World`s oldest-known wild black bear dies in US forest
Washington: The world`s oldest-known wild black bear has died of old age - at 39 and a half years - in northern Minnesota.
The decomposed body of the female American black bear was found last week in the Chippewa National Forest near Marcell in Itasca County.
Data from the animal, known as Bear No 56, and her offspring have contributed significantly to the scientific literature on black bear biology, according to the Minnesota Department of Natural Resources (DNR).
The bear was first captured and radio-collared in July 1981 by DNR scientists during the first summer of a long-term research project on bear population ecology.
The bear was 7 years old at the time and was accompanied by three female cubs.
During a 32-year study period, the bear and her many offspring provided an almost uninterrupted record of reproduction, survival, movements and eventually, senescence (ageing), within a single matriarchal lineage, a DNR statement said.
Bear No 56 outlived by 19 years all of the 360 other radio-collared black bears that DNR researchers have followed since 1981. She also outlived any radio-collared bear of any species in the world.
Only a very few individual study bears have been reported to reach age 30. The second-oldest was a brown bear that lived to 34.
Researchers suspect the key to the bear`s longevity was a combination of factors, including the location of her home range in a forested area with few people or major roads; a more reticent nature than that of many bears, in terms of her avoidance of people; and luck.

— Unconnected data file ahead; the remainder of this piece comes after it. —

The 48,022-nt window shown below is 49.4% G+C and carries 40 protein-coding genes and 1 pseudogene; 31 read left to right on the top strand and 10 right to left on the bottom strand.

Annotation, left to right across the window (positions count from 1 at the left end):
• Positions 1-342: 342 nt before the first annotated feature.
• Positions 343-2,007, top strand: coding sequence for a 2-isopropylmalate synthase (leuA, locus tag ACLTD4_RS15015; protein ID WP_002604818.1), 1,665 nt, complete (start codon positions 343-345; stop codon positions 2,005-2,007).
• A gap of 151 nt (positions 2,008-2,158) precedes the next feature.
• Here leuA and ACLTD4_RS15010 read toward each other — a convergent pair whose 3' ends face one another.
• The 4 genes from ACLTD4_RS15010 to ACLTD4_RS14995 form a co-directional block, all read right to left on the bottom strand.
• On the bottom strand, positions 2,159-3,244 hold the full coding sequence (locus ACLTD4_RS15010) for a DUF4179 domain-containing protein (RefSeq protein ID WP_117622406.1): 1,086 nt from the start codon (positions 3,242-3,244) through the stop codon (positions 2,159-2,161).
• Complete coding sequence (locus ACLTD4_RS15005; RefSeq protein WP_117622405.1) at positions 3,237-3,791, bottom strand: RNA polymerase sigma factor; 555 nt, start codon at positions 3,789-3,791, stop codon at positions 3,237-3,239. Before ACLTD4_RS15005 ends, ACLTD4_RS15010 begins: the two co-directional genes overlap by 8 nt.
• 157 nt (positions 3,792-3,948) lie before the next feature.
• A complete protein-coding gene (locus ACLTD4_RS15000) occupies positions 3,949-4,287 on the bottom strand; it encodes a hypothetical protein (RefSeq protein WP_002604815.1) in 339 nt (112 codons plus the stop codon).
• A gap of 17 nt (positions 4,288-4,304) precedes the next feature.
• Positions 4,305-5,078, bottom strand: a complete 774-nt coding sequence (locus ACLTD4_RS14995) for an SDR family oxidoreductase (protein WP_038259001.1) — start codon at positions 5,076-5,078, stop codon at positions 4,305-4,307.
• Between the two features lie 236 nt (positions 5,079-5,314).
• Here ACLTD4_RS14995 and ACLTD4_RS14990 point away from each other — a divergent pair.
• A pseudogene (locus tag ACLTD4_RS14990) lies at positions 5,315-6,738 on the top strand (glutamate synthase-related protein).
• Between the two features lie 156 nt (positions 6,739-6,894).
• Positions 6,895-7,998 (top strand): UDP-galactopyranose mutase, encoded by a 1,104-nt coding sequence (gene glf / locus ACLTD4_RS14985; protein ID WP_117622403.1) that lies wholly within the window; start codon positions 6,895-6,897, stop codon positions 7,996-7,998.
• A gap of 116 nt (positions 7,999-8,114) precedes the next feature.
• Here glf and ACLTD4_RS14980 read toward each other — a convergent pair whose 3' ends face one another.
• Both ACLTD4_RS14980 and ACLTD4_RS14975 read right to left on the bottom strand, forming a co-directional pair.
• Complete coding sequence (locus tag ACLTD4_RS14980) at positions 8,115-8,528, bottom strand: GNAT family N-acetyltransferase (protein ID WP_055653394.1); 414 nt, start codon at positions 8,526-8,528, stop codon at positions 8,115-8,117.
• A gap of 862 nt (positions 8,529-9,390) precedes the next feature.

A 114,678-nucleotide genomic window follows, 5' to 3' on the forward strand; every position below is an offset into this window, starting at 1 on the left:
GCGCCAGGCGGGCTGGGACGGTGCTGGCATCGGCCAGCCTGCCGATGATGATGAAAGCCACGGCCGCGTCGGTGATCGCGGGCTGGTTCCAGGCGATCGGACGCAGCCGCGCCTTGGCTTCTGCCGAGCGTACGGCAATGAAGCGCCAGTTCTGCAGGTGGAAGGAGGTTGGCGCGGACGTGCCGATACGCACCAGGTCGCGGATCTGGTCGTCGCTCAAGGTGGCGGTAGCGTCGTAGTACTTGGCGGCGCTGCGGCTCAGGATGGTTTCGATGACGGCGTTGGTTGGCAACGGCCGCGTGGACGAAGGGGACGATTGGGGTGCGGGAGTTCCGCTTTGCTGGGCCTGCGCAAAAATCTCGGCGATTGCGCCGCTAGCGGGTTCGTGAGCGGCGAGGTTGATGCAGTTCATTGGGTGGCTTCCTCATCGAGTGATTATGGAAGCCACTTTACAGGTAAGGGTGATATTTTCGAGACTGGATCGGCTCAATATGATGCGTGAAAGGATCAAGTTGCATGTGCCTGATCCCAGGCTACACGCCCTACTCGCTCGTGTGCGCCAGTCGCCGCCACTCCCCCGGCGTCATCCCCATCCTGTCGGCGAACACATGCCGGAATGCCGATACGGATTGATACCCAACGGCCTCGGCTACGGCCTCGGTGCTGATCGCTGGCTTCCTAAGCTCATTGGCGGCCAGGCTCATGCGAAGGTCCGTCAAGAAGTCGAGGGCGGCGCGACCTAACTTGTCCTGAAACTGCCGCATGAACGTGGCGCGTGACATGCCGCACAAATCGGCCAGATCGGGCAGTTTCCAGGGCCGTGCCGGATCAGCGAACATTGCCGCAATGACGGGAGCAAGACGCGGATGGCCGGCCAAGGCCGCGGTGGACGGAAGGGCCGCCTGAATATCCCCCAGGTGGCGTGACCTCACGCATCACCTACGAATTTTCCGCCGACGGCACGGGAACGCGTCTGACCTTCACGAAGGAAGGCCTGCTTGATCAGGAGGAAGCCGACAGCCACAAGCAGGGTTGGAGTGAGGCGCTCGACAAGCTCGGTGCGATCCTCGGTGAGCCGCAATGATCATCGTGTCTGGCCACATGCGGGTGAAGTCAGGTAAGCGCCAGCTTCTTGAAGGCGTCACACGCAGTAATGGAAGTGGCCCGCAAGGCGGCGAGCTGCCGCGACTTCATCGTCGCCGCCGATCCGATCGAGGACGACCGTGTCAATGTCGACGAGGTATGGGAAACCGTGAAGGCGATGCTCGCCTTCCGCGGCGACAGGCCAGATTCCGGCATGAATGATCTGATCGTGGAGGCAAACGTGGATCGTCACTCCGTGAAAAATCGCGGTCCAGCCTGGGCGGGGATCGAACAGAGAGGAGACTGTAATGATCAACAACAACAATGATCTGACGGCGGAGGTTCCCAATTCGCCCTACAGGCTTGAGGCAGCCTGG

In the last few years of her life, the bear began to visit some hunters` baits, but hunters passed up shooting her, abiding by a DNR request that hunters not shoot collared bears.
When last handled in March 2010, she was a healthy weight but her teeth showed excessive wear and her eyes were clouding. Since then, her hearing and eyesight continued to deteriorate.
Sometime in July this year, the animal left her normal home range, as bears often do in late summer, to explore other areas for rich food sources on which to fatten for winter.
After locating her radio signal several miles from her typical home area, DNR bear researcher Karen Noyce found her decomposed body in a secluded wooded location.
From all indications, she died a quiet death, with no sign of struggle at the site and no evidence of broken bones or traumatic injury.
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